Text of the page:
Introduction To ElasticSearch

Hasan Rahhal gives a good introduction to ElasticSearch:

On the top level is the total number of the docs using an empty search query, and max_score is the maximum score a document can take in a specific query. In our case it’s one, since no query was specified.

In __shards.total_ the value is the number of Lucene indexes that Elasticsearch created for that index. The default number is always 5 unless we specify otherwise on index creation time. More details about shards are explained here.

ElasticSearch is designed to store things like logs and monitoring metrics, and the interface is JSON.  This makes it very useful for certain tasks and infuriatingly difficult to do other things (like advanced aggregations).  Still, in a medium-sized or larger environment, this is probably a technology you either are using today or want to use.

Related Posts

Dropping Columns With Logstash

Mike Hillwig shows how to ignore columns with Logstash: Like I said earlier, we have some data that I know I’ll never use. This is flight performance data. The dataset contains diversion information. If a flight gets diverted more than once, it’s tracked here. I don’t care about that, so I’m dropping the diversion information […]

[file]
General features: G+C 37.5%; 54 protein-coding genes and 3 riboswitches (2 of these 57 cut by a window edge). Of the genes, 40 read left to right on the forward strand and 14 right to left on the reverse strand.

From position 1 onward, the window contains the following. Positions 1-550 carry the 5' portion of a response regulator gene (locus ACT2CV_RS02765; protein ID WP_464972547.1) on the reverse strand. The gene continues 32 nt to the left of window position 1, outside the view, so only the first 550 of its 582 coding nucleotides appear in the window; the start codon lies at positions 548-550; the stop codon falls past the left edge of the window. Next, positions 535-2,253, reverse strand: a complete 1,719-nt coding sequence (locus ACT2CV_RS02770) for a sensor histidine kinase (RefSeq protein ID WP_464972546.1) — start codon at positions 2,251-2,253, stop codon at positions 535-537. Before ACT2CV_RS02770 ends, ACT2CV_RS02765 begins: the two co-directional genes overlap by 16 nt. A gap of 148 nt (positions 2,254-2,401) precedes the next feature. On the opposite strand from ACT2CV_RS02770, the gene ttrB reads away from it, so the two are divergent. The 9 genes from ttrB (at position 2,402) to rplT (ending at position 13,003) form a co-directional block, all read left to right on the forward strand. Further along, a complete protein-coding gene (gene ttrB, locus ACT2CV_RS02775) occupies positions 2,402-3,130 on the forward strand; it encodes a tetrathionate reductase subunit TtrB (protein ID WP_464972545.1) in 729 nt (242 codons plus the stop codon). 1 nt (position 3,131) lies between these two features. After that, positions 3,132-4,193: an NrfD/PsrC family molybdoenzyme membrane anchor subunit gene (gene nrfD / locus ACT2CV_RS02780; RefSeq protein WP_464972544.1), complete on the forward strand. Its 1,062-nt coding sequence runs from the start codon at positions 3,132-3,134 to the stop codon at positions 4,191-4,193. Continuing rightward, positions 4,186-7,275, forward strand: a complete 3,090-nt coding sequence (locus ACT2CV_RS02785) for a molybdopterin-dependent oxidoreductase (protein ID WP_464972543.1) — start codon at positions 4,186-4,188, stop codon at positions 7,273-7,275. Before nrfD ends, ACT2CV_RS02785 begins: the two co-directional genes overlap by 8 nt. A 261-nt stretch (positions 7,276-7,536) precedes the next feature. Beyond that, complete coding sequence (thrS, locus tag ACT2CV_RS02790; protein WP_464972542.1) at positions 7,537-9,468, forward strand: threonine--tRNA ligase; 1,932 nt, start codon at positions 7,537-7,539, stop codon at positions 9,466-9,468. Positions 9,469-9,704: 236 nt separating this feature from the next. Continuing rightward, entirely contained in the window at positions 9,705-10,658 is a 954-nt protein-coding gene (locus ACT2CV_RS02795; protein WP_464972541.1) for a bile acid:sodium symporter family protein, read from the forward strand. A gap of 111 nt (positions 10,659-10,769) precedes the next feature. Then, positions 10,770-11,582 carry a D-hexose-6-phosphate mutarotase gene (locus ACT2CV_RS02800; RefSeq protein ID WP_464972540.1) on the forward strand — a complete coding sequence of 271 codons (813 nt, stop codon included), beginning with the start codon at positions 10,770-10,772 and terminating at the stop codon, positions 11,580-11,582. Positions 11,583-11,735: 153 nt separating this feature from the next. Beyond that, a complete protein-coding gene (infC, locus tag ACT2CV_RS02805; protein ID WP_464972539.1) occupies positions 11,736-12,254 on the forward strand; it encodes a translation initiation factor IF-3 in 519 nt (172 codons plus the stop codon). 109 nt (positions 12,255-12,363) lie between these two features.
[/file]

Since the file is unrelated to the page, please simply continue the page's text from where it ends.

Read More

Using Kafka And Elasticsearch For IoT Data

Angelos Petheriotis talks about building an IoT structure which handles ten billion messages per day: We splitted the pipeline into 2 main units: The aggregator job and the persisting job. The aggregator has one and only one responsibility. To read from the input kafka topic, process the messages and finally emit them to a new […]

Read More


May 2016
« Apr Jun »